Interview in US 1

Dan Aubrey interviews me about Panther Hollow, Ways to Be Happy and Iluminate!

See full article here –

Like many arts organizations finding their way through the pandemic, central New Jersey playwright, director, and actor David White is approaching a reduced yet busy schedule of four new projects.

One is for White’s regional artistic home, Passage Theater, Trenton’s only nonprofit professional theater.

The company’s former associate artistic director, White is participating in a digital fundraiser to help Passage address COVID-19-related revenue losses.

The event running from Saturday through Tuesday, October 17, through 20, is a recording White’s solo performance of “Panther Hollow.”

Here’s how the show’s press pack describes it: “Storyteller and monologist David Lee White details his struggle with love, sex, and clinical depression at age 25 while living in a one-hundred-year-old house in Pittsburgh’s hidden neighborhood, Panther Hollow.”

And while the theme seems a bit heavy, White, now 50, lightens the load in his opening, “Everything I’m about to tell you is true. And, fair warning, some of it is upsetting so I’m going to apologize in advance. There are eleven corpses in this show — eight victims of suicide, one tragic accident, one fake dead body, and one cat. I apologize for that. I especially apologize for the cat, although it’s not me that kills it . . .

“There are also two skinheads, one reference to public fornication, a few ghosts, Satan, and Shakespeare. I’m sorry that I take a few potshots at religion, although I feel it’s warranted. Also, because of lifelong feelings of self-loathing, I feel the need to say ‘I’m sorry’ for everything you might find offensive and for that, I apologize. So let me just start with the first dead body and you can tick everything off as I go along.”

White says the fundraiser’s roots come from a past presentation of the show during Passage’s annual series of one-person presentations, “Solo Flights.”

White says he wanted to get a good record of the show on film and thought of College of New Jersey filmmaker Susan Ryan, who had created a 30-minute documentary on one of Passage’s theater education projects.

“I called and asked if she and her students would like to film ‘Panther Hollow,’” says White. “She went all out. It is a really nice recording of the show.”

Then he adds, “When the pandemic started and arts organizations started closing, I was wondering, ‘What could I do?’ And since I had been working at Passage, I offered it as a fundraiser, and they took me up on it.”

He says the play resonates today because it deals with coping with depression and finding optimism.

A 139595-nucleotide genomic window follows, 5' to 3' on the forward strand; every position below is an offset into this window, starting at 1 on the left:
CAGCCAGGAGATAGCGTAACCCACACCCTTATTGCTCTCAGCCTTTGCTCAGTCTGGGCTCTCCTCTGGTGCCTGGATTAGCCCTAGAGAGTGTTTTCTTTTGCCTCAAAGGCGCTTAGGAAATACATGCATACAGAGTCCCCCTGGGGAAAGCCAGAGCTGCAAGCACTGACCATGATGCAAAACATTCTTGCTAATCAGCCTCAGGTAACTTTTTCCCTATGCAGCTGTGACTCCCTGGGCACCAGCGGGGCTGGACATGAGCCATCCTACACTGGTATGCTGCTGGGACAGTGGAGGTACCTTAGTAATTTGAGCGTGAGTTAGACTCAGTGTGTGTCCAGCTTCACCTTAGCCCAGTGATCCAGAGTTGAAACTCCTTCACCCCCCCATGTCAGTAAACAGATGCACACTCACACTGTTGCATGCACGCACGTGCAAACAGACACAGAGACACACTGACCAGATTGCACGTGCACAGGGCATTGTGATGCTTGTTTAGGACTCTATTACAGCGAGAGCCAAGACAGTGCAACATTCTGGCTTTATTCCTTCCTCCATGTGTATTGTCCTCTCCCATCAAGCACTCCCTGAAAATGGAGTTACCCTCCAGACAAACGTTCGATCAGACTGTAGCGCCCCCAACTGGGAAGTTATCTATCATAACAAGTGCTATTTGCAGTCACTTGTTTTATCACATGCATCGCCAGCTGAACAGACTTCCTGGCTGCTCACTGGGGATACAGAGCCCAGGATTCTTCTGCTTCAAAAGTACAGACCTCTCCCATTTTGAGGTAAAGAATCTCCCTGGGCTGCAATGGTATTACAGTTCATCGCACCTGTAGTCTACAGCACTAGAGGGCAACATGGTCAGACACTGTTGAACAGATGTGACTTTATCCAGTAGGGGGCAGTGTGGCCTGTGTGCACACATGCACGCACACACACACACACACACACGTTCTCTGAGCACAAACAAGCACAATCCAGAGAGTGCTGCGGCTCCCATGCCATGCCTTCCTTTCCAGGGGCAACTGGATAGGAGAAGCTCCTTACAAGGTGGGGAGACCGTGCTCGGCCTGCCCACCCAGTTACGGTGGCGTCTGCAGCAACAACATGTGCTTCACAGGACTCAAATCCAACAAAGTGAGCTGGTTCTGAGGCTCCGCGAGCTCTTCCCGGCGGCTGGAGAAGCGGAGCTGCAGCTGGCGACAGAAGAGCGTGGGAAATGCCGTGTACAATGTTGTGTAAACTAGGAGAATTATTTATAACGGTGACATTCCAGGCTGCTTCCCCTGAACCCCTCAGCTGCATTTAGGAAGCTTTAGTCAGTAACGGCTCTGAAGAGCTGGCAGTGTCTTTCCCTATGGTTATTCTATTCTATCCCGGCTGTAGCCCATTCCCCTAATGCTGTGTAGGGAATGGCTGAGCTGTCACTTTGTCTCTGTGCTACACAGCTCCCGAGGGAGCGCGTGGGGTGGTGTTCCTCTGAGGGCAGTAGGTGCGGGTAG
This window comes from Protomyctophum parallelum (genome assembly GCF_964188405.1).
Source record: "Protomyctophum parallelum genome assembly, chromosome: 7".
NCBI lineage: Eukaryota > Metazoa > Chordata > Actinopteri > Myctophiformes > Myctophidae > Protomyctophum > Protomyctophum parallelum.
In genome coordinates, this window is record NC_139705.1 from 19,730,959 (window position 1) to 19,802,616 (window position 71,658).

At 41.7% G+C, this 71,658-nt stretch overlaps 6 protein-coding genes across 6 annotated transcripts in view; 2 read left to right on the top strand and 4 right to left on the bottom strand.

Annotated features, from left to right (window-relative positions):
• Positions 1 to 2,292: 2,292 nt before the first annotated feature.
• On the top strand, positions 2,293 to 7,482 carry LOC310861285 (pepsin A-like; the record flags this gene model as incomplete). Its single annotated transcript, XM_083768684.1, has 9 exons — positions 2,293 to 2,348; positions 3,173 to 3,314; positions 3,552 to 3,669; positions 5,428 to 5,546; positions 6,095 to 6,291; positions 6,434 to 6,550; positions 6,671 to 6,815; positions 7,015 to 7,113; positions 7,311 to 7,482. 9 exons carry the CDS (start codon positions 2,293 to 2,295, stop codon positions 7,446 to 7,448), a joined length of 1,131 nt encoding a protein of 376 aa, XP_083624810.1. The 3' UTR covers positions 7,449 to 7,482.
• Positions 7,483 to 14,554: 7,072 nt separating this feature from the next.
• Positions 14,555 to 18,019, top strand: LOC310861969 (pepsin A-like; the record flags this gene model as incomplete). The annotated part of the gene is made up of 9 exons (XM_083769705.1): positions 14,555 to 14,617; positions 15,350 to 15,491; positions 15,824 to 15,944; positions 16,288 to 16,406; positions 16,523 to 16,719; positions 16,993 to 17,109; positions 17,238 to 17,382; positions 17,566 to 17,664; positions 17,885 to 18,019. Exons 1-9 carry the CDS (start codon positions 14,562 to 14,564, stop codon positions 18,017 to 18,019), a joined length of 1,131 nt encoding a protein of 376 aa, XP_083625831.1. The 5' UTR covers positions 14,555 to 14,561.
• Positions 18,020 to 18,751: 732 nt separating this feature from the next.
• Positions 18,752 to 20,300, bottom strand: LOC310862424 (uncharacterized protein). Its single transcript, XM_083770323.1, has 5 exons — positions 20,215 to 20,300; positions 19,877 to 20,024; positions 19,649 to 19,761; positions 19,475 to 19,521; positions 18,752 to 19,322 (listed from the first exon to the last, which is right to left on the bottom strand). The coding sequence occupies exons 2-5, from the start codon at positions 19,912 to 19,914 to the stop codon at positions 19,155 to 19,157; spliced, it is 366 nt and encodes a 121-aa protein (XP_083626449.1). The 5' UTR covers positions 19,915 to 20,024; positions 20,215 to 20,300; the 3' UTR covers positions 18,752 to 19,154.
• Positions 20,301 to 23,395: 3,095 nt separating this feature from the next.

He also says it has been his most popular stage work to date and resonates with theater companies looking to address social themes and in an economical way. “It’s just me, a desk, and a whiteboard. It’s a cheap date,” he says.

However, says White, he may let the tape be the legacy of the play and may not perform it in the future. “I was doing it at least a couple times of year. It is a show that is tricky to do. Part of it is, ‘Is there a need for people to see it?’ The other is whether or not I can tell it. It is so personal. It was a very healing experience for me. But I may not need to tell it anymore. It exists (on tape) and I don’t have to tell all that stuff.”

Another project is the play “Ways to be Happy.” Presented by the Summit, New Jersey, Dreamcatcher Theater, the recording can be purchased for download on Dreamcatcher’s website later in October.

“It is a comedy. I’m pleased with all the seriousness that I had a comedy out there,” he says about the work that has “been in development for years. It has readings and workshops, and Dreamcatcher was going to produce it in the spring. But that got canceled. So they moved it to the fall. And (the director) asked if I could develop it as an audio play. I hope people will listen to it and get a giggle for 90 minutes.”

Then on the schedule is Passage’s “OK Project.” It’s based on the 2017 removal by the City of Trenton of a six-foot-tall public art sculpture created by 16 young people involved with a city community project. According to city officials, the hand’s OK symbol resembled a gang-symbol.

Passage took the ensuing community discussions about art, policing, and censorship as the source of a community-focused work that received a MAP Grant — a fund primarily supported by the Doris Duke Charitable Foundation and the Andrew W. Mellon Foundation to invest in artistic production and create “a more equitable and vibrant society.”

Calling himself a member of the team, White says the project is “an interview-type play. You can’t invent anything. Obviously interviewing people during a pandemic was a problem. Another difficulty is that the world is changing every day and the perspective changes — asking why this little story is important changes every day. It is hard to figure that out. We decided to wait to create the end of the script until after the election.”

“We’re going to have reading — a workshop over Zoom (date TBA). There will be a public reading in February. Then hopefully it will be on the Passage stage in about a year from now.”